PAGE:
Those positives at the plate do hint at some questions, of course. Desmond still swung through 12.2% of the pitches he offered at last year, which was better than his rates in the two prior years but remains elevated. And batting average on balls in play is a double-edged sword. While he’s a solid bet to carry a higher-than-average mark, his mediocre 2015 season coincided with a BABIP dip. He’s also made soft contact in over a fifth of the times he has put the ball in play in each of the last two seasons, which is above league average and a much higher rate than he carried in his best seasons (2012-2014).
With those considerations in mind, teams will need to think hard about how they expect Desmond to age. Any erosion of his speed or contact could spell problems, as he has never shown much in the way of forward progress in his walk rate. Desmond took free passes in 6.5% of his plate appearances in 2016, against a career mark of 7.3%, and is below average in that regard.
The lack of a stable offensive approach has contributed to Desmond’s noted streakiness as a hitter. He started off slow for Texas last year, then charged to a .322/.375/.524 batting line through his first 89 games. There were signs that he had turned a corner. At that point, it was 2012 all over again. But the second half wasn’t nearly as promising. Over his final 293 trips to the plate in 2016, Desmond slashed just .237/.283/.347 with only seven home runs and 66 strikeouts against 16 walks.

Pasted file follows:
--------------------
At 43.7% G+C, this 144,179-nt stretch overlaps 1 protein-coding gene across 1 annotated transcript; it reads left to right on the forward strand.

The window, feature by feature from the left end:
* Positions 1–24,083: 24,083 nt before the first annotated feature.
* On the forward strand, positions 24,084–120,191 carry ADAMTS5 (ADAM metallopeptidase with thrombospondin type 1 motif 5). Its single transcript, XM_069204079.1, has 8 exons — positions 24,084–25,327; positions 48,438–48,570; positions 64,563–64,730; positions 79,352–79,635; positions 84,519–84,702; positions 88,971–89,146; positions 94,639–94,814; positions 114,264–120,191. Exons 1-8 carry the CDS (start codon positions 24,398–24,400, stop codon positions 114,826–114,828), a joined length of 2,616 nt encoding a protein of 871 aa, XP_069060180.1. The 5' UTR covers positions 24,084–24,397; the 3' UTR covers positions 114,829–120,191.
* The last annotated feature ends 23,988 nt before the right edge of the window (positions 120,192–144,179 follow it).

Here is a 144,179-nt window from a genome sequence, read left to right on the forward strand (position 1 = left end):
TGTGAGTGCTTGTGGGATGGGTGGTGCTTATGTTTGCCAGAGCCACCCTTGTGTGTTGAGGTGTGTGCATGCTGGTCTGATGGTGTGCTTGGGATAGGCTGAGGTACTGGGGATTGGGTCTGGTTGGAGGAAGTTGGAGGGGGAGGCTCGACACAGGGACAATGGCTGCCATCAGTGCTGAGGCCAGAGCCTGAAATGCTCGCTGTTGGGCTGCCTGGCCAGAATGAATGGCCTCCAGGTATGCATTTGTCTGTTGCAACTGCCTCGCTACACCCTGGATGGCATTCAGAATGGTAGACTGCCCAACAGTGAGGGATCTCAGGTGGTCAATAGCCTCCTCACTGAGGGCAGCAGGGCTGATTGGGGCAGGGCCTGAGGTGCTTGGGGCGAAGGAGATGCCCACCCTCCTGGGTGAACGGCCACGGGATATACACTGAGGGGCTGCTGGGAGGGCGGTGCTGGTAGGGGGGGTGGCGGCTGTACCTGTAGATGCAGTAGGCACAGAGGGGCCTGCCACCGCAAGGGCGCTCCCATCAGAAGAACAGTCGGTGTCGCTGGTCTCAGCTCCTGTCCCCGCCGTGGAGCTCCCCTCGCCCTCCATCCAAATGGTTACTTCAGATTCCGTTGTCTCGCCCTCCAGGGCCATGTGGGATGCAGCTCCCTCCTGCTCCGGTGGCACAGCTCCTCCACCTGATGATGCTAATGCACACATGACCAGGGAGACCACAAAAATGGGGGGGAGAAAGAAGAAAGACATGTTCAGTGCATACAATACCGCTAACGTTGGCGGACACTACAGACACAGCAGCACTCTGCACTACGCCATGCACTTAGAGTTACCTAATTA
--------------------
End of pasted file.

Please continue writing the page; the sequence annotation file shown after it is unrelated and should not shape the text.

The early-season narrative about Desmond’s glovework in the outfield also changed as time went on. He rated well in a short sample in left and seemed to be off to a nice start in center, aided in part by his powerful arm. But while both UZR and DRS tallied his full year contribution as a positive with his throwing, they soured on his range and playmaking ability. Over 1,109 innings in center, Desmond received a -5.7 grade from UZR and -6 from DRS. While that’s at least palatable enough to think he can man the center field position, it suggests there’s some refinement in order before we can safely assume that his legs and glove support a strong floor as an up-the-middle performer.
Desmond and his wife, Chelsea, have three children and live in their native Sarasota, Florida. Desmond is known for being active in the community and has done charity work relating to neurofibromatosis and the Nationals’ Urban Youth Academy initiative. On the eve of free agency, Desmond switched agencies, moving to CAA Baseball.